For the first mountain adventure of our Bosnia/Montenegro trip, Claudia and I went backpacking for two nights at Trnovacko Lake along the border of Bosnia and Montenegro. The lake itself is located on the Montenegro side of the border, but is only accessible via Sutjeska National Park on the Bosnian side. Sure enough, while we were camped there a warden came by to check our passports, which is kind of a novel thing to have happen while backpacking!
The heart-shaped, emerald-colored Trnovacko Lake provides a great base camp for hiking up Maglic (pronounced Mag-leech), the highest mountain of Bosnia — which we did, of course. From the summit we had a panoramic view of the surrounding mountains and canyons, including the neighboring Durmitor mountains to the south (our next destination).
We have been in Sarajevo (the capitol city of Bosnia & Herzegovina) during the last few days, sleeping off our jet lag and strolling around this fascinating city. See more snapshots taken during our leisurely wanderings below. Continue reading “Snapshots from Sarajevo”→
Tomorrow we fly to Sarajevo for a month of traveling through Bosnia and Herzegovina, Montenegro, and Croatia! I have visited this beautiful region before back in 2004, and have longed to return ever since. Our rough plan is to rent a car in Sarajevo and head south into Montenegro where we will hike and backpack in various mountain ranges down through the rugged chain of the Dinaric Alps. Perhaps we will also have a chance to raft down the Tara River, a turquoise river that cuts through the deepest canyon in Europe. Eventually we’ll work our way back up along the coast and through Croatia and Bosnia and Herzegovina, before heading up to Germany for my sister-in-law’s wedding!
I’ll probably update the blog while I’m away, but in the meantime check out my photos from my previous travels in Montenegro and Croatia back in 2004.
Here are a couple more photos from our night and morning on the summit of Zugspitze (2962m), Germany’s tallest mountain, back in August 2013. See all the photos and read more about our climb up Zugspitze here.
In the last few months I’ve been steadily working on reorganizing my photo archives in Lightroom, and during the process I’ve unearthed quite a few gems that I had overlooked during the initial selection process. So in the next few days and weeks I’ll be sharing many of these finds.
This first batch comes from December of 2010 when I spent a week in the small town of San Martino di Castrozza in the Italian Dolomites. Every day I’d drive my rental car up the winding road to Passo Rolle to ski around looking for a variety of photo angles of the immense jagged spire of Cimon della Pala – one of the most striking peaks in a region full of striking peaks.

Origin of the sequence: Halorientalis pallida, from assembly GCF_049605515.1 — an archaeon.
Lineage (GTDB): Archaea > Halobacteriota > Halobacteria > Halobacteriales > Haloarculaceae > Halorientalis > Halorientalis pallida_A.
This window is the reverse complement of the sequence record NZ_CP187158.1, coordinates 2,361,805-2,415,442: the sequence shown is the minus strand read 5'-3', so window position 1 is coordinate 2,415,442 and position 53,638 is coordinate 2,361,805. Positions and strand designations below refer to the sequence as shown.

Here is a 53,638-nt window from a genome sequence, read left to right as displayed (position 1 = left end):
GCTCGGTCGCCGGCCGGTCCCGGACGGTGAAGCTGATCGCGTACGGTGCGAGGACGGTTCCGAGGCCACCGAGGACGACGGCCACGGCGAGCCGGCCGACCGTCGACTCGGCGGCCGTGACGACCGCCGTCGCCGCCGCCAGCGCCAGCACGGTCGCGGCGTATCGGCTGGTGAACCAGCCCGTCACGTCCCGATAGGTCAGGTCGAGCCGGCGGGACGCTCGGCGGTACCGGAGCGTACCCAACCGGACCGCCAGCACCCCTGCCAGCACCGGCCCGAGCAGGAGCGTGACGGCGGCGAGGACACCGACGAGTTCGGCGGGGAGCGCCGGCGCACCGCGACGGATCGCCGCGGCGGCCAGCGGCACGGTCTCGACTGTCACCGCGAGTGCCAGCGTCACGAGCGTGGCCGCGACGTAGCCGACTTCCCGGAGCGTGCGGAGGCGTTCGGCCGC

I have just updated my trip report from our trek in the Pyrenees with newly processed photos. This was our final trek of our European travels this last summer, and thus the last new photos I have to post from Europe.
Our trek through the Pyrenees was cut short by an unfortunate injury, and so I hope to return someday to see many parts of the range that we missed. And concerning the Alps and Europe in general, there are so many mountains there to see I feel like we only scratched the surface during our two months of trekking there. We could spend many many summers there before really getting a solid grasp on that mighty mountain range, and hopefully we’ll get the chance to do so in the future.
Here’s a few photos of sunset and sunrise from our night atop the Zugspitze, the tallest mountain in Germany. See the complete trip report here, including photos from the 7,000+ vertical foot hike and klettersteig climb of the Höllental route.
Here’s “The Shot” I spoke about from the magical sunset we witnessed during our trek through the Rosengarten in the Dolomites in Italy back in August. It was such a sublime moment – truly one the most memorable and spectacular events I’ve witnessed in nature. If this photo conveys just a fraction of the true life experience, then I’m happy with it!
I’ve just posted some new landscape photos taken during the first half of our time in the Dolomites this summer, near Sexten and Cortina mainly around the Tre Cime di Lavaredo, an impressive cluster of vertical peaks that look like rock knives thrust up from inside the earth. Despite my best efforts, the rainy overcast weather during that week offered precious few photo opportunities. Nevertheless, I did manage to grab a couple nice photos before and after the storm! See the full updated trip report here.